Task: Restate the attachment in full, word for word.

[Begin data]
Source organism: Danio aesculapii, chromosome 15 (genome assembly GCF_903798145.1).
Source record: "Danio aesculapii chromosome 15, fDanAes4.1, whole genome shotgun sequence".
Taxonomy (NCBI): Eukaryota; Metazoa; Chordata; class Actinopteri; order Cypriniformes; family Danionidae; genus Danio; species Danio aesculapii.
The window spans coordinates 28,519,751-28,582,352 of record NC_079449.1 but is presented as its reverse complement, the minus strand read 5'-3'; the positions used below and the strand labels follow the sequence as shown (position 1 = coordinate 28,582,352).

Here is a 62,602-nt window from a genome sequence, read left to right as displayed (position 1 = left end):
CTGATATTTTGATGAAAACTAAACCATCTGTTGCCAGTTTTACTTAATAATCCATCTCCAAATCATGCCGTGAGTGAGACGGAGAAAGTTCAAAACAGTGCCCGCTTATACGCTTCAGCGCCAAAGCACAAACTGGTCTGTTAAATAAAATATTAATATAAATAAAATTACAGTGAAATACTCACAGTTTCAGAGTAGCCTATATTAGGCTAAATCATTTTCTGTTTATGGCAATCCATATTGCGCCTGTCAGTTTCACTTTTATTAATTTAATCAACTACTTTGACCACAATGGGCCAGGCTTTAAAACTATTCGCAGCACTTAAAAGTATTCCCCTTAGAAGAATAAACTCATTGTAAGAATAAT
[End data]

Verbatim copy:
Source organism: Danio aesculapii, chromosome 15 (genome assembly GCF_903798145.1).
Source record: "Danio aesculapii chromosome 15, fDanAes4.1, whole genome shotgun sequence".
Taxonomy (NCBI): Eukaryota; Metazoa; Chordata; class Actinopteri; order Cypriniformes; family Danionidae; genus Danio; species Danio aesculapii.
The window spans coordinates 28,519,751-28,582,352 of record NC_079449.1 but is presented as its reverse complement, the minus strand read 5'-3'; the positions used below and the strand labels follow the sequence as shown (position 1 = coordinate 28,582,352).

Here is a 62,602-nt window from a genome sequence, read left to right as displayed (position 1 = left end):
CTGATATTTTGATGAAAACTAAACCATCTGTTGCCAGTTTTACTTAATAATCCATCTCCAAATCATGCCGTGAGTGAGACGGAGAAAGTTCAAAACAGTGCCCGCTTATACGCTTCAGCGCCAAAGCACAAACTGGTCTGTTAAATAAAATATTAATATAAATAAAATTACAGTGAAATACTCACAGTTTCAGAGTAGCCTATATTAGGCTAAATCATTTTCTGTTTATGGCAATCCATATTGCGCCTGTCAGTTTCACTTTTATTAATTTAATCAACTACTTTGACCACAATGGGCCAGGCTTTAAAACTATTCGCAGCACTTAAAAGTATTCCCCTTAGAAGAATAAACTCATTGTAAGAATAAT